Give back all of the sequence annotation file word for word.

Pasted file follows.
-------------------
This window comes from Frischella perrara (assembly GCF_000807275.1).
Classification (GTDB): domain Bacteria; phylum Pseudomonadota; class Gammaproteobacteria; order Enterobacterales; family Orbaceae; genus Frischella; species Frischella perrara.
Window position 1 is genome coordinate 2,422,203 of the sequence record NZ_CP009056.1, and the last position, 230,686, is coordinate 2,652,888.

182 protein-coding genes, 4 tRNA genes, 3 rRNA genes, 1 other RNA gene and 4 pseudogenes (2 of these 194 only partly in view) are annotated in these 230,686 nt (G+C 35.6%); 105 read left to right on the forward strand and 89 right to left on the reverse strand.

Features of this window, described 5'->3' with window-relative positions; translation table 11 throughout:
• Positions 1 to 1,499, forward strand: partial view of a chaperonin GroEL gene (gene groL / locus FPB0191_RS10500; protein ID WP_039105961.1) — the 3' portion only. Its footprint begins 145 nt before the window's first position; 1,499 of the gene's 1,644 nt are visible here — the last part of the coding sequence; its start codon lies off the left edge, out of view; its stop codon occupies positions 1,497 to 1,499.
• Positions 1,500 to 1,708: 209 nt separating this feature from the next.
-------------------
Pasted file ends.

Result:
This window comes from Frischella perrara (assembly GCF_000807275.1).
Classification (GTDB): domain Bacteria; phylum Pseudomonadota; class Gammaproteobacteria; order Enterobacterales; family Orbaceae; genus Frischella; species Frischella perrara.
Window position 1 is genome coordinate 2,422,203 of the sequence record NZ_CP009056.1, and the last position, 230,686, is coordinate 2,652,888.

182 protein-coding genes, 4 tRNA genes, 3 rRNA genes, 1 other RNA gene and 4 pseudogenes (2 of these 194 only partly in view) are annotated in these 230,686 nt (G+C 35.6%); 105 read left to right on the forward strand and 89 right to left on the reverse strand.

Features of this window, described 5'->3' with window-relative positions; translation table 11 throughout:
• Positions 1 to 1,499, forward strand: partial view of a chaperonin GroEL gene (gene groL / locus FPB0191_RS10500; protein ID WP_039105961.1) — the 3' portion only. Its footprint begins 145 nt before the window's first position; 1,499 of the gene's 1,644 nt are visible here — the last part of the coding sequence; its start codon lies off the left edge, out of view; its stop codon occupies positions 1,497 to 1,499.
• Positions 1,500 to 1,708: 209 nt separating this feature from the next.